Apple’s Craig Federighi says ARM Windows can run natively on M1 Macs

Apple’s vice president of software engineering, Craig Federighi, says that the ARM version of Windows could run natively on Apple’s new M1 Macs, but ultimately it’s up to Microsoft.

In an interview with Ars Technica, Federighi and other Apple execs discussed the new Apple Silicon initiative and the first chip to come from it for Macs, the new ARM-based M1. Overall, it’s an incredibly interesting read, so if you want to know more about the M1’s design, architecture and performance, definitely check out the full interview.

The interview touched on Windows on M1 Macs, which currently isn’t an option. Federighi points out that it’s up to Microsoft to license the ARM version of Windows since the company’s current licensing set up doesn’t allow the ARM version of Windows 10 on devices unless the manufacturer pre-installs it. In other words, no ARM Windows 10 on M1 Macs. When The Verge asked Microsoft if it had plans to change the ARM Windows 10 licensing policies, the company said it had “nothing further to share at this time.”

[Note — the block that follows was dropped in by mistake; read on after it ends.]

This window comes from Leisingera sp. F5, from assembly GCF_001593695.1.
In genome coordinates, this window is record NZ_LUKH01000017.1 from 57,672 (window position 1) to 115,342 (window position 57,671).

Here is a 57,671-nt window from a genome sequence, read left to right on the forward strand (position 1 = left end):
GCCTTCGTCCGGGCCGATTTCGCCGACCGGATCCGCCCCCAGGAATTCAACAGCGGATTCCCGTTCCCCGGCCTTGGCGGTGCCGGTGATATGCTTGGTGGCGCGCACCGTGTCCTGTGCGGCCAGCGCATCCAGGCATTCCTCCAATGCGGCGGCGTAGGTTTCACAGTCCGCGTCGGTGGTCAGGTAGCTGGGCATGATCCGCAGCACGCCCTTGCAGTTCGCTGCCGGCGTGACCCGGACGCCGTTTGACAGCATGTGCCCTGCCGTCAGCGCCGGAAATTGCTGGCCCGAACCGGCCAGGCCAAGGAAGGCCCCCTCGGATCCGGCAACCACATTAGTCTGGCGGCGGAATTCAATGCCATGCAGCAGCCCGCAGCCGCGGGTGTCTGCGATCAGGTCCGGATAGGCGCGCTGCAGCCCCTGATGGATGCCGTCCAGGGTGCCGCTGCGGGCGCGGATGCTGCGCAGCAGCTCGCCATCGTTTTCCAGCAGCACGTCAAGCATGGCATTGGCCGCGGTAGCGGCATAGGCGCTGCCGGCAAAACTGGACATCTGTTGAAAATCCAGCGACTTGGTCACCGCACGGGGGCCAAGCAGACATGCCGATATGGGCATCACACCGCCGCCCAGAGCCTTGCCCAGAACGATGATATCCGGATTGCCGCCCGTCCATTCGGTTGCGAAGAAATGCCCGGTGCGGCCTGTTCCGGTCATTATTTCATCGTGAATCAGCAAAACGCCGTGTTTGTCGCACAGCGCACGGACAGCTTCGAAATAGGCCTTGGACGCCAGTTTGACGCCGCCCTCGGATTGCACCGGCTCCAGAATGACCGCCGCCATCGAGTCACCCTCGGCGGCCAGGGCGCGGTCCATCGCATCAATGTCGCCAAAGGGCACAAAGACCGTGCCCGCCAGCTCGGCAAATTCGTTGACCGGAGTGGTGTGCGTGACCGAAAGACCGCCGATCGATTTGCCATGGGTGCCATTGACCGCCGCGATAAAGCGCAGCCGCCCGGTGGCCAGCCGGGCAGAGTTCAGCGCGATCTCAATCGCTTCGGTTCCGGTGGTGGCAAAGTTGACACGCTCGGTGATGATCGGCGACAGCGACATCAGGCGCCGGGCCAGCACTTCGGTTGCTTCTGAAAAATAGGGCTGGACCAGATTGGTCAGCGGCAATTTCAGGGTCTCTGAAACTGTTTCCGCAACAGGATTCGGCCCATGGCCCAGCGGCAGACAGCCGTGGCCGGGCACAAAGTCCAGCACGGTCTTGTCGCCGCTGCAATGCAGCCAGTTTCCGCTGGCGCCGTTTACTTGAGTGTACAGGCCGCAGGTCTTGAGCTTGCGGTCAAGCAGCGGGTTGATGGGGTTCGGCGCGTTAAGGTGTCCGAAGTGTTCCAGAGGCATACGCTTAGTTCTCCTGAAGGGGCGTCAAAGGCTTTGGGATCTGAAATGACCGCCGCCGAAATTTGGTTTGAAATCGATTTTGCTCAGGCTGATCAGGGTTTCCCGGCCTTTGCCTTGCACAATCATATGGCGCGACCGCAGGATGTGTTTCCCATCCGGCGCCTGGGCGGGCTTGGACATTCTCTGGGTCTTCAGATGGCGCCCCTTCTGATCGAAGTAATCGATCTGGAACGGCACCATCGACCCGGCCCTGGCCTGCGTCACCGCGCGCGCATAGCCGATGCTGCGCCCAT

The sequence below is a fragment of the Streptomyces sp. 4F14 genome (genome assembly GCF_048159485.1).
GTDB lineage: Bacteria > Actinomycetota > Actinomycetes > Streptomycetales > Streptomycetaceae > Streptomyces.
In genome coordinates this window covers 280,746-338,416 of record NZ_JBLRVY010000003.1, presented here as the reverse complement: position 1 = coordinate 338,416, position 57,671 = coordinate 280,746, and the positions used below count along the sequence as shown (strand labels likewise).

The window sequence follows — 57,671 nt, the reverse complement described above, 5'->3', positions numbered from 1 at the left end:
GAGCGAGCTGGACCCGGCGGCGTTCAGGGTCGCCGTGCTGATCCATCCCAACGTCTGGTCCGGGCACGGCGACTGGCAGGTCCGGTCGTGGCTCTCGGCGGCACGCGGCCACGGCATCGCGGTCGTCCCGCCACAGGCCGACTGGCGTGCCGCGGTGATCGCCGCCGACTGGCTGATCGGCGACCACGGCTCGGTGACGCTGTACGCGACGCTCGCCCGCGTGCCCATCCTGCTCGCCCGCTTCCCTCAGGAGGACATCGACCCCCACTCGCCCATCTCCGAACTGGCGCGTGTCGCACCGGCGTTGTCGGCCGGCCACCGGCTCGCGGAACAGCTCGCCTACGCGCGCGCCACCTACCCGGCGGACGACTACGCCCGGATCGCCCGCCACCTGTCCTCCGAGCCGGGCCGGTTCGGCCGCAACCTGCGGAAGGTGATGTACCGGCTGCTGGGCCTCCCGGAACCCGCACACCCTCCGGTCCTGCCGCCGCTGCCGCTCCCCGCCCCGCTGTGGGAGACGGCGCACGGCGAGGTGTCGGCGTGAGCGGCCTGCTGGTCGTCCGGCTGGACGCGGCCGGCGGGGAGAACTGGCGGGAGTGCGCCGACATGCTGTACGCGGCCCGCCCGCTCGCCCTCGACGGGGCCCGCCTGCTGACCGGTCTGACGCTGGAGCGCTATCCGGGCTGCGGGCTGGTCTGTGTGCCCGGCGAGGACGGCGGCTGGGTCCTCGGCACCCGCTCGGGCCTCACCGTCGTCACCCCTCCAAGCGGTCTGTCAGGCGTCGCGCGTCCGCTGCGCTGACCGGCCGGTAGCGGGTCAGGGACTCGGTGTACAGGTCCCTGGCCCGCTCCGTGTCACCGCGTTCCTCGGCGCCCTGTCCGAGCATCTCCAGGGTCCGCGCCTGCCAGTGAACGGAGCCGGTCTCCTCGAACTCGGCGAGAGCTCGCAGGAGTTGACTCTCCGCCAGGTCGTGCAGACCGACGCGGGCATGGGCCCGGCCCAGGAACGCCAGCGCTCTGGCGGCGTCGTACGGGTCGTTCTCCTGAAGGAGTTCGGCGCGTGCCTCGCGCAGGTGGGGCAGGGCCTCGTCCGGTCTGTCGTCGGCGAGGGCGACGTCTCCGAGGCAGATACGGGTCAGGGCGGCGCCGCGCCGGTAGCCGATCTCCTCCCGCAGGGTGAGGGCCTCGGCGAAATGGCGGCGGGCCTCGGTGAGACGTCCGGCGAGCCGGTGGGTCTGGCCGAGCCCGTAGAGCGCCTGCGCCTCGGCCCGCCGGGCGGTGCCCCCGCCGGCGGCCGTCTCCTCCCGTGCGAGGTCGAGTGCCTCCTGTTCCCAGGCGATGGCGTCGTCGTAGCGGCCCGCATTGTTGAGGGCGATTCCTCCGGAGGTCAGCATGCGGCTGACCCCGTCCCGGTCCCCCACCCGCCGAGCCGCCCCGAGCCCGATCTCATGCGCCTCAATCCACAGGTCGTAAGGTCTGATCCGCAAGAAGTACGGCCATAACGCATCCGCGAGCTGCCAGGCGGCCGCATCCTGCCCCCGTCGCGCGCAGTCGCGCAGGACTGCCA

Federighi stressed that the M1 Macs have the “core technologies” for Windows on ARM to run natively, but it’s “really up to Microsoft.”

For now, Federighi points to other solutions like ‘CrossOver’ as potential solutions. CrossOver uses a WINE-like layer to run 32- and 64-bit x86 Windows apps. However, Ars points out that CrossOver isn’t as consistent as virtualization software like Parallels or VMWare on Intel Macs.

Cloud-based solutions could also help bring Windows apps to M1 Macs, and while there’s not much available yet, this could be more likely than people think. Previous rumours suggested Microsoft was working on a cloud-based app streaming solution for its upcoming Windows 10X system — if that’s true, it wouldn’t be hard for the company to branch it out to Macs, especially the new M1 variants.

Those interested in learning more about the M1 Macs can check out the full Ars interview here, or MobileSyrup’s own coverage here.

Source: Ars Technica Via: 9to5Mac

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